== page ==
27 of 49 people found the following review helpful
A hatchet job for all time,
By A Customer
This review is from: The Donkeys (Paperback)
Politician, legendary diarist, bon viveur, irresistible to women, a character from the pages of John Buchan, Alan Clark was born not so much with a spoon as a whole canteen of silver cutlery in his mouth. Eton, Oxbridge and the Brigade of Guards, the classic CV of the British upper classes, trained him to enjoy his castle in Kent, deer forest in Scotland, skiing lodge in Switzerland. Bred for a life of idleness, a chance reading of an old regimental diary aroused his interest in the First World War, whose carnage was at that time regarded as unavoidable, an act of God for which no individuals could be held responsible. Not satisfied with this, he asked questions; old men who would never have spoken to an academic historian gave him answers, as one officer and gentleman to another. With a scholar's attention to detail and the narrative skill of a great novelist, he wrote the book which made his reputation as a military historian.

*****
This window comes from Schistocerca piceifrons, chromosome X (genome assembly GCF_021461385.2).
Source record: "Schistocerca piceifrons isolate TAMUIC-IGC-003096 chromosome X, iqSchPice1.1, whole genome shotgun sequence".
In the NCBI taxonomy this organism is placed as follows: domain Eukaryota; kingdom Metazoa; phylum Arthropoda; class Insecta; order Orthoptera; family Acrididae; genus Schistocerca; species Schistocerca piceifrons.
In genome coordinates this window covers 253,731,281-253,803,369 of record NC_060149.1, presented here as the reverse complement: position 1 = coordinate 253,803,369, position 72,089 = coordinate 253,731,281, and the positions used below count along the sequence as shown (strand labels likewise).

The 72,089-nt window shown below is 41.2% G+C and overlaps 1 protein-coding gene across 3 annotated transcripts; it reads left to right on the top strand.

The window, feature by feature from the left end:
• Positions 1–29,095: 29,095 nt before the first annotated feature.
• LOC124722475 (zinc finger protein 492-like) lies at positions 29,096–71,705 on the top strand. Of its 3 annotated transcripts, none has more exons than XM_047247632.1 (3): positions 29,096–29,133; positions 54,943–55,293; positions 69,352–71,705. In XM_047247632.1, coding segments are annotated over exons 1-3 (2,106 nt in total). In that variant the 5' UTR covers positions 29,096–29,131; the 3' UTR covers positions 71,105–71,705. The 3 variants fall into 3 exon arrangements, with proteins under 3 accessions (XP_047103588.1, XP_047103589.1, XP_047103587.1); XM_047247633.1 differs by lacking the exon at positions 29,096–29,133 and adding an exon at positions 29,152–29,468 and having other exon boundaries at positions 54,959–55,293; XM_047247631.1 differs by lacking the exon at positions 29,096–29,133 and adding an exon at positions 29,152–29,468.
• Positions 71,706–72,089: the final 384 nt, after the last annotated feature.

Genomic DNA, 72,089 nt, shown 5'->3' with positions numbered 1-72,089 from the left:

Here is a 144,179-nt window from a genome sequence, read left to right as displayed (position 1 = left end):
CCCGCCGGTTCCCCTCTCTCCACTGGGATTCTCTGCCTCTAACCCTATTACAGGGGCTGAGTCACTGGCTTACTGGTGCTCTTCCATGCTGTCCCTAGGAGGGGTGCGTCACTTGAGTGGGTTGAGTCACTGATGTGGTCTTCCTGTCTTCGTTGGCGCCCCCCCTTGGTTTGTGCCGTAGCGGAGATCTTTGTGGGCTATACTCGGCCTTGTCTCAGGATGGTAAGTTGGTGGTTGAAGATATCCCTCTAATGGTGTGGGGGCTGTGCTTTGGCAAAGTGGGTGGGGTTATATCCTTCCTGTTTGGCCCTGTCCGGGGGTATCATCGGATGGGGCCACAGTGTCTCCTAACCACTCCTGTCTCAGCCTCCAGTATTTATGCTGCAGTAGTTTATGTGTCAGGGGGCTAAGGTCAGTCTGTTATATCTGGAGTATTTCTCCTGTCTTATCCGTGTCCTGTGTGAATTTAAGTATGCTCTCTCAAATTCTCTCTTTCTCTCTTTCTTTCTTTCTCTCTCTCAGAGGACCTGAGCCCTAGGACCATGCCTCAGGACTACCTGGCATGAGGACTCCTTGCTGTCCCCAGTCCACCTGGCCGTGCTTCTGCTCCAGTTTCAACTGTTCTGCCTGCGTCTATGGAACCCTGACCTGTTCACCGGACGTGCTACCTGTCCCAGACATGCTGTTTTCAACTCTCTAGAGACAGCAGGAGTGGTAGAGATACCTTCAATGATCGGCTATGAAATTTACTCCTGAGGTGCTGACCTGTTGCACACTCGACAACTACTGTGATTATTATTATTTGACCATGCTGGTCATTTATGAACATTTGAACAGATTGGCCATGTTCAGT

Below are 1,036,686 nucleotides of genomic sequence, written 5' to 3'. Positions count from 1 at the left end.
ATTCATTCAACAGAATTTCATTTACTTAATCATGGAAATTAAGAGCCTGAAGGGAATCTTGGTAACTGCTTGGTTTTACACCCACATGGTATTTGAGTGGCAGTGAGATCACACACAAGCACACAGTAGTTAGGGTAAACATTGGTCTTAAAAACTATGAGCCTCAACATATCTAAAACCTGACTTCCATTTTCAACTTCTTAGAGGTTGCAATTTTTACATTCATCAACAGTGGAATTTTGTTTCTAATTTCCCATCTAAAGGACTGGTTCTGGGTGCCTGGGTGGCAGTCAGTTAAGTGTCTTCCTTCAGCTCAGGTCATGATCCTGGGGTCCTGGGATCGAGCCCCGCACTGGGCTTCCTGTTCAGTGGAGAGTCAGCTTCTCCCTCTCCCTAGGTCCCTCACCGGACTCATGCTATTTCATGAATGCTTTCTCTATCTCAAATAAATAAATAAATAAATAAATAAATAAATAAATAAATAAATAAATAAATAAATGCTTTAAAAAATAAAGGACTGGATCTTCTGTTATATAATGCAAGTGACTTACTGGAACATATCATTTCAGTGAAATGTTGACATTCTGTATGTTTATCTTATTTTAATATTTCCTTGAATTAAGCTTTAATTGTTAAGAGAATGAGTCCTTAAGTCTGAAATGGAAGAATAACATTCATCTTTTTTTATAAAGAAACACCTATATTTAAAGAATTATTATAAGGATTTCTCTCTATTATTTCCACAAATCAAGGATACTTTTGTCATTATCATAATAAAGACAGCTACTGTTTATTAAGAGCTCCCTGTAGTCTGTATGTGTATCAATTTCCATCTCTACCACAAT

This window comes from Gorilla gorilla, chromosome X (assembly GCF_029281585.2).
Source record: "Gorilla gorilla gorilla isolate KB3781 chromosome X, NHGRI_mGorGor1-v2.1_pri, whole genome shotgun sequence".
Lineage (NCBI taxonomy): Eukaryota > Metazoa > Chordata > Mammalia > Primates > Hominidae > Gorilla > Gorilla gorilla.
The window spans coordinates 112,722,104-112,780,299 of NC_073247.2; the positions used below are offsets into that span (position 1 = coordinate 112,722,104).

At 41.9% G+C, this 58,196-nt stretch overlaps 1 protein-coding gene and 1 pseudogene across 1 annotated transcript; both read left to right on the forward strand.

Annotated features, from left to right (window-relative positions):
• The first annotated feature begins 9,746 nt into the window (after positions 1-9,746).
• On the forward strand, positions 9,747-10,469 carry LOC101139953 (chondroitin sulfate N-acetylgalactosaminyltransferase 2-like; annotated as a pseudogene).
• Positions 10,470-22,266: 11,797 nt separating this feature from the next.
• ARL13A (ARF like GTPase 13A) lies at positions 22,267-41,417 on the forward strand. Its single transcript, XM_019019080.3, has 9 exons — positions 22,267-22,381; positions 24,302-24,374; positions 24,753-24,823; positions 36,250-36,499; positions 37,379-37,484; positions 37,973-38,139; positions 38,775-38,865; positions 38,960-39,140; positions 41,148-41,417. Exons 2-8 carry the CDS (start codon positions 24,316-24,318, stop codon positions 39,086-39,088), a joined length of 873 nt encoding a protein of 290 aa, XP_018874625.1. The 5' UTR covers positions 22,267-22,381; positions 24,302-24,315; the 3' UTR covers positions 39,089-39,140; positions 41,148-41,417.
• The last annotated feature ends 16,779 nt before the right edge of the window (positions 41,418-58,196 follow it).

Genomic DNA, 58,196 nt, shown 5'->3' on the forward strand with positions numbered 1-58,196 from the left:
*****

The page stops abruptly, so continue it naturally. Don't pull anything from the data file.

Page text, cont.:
The generals whose dreadful follies he chronicles are mainly allowed to condemn themselves out of their own mouths. Only the rare phrase of glacial contempt betrays the white-hot rage with which this book was written. We are shown some of the most unappealing military leaders in history, for whom the phrase could have been invented, "having all Hitler's faults without any of his redeeming qualities": men who sent their fellow-countrymen to die simply to avoid a tedious lunch engagement. Clark had no objection to their privileged lifestyle, a lifestyle which he himself shared, but to him the price of privilege was noblesse oblige, and their unforgivable crime was to refuse to pay it.
The self-serving memoirs of the generals themselves are long books, now deservedly forgotten. This is a short book by comparison, but at its end their reputations are utterly destroyed, never to recover.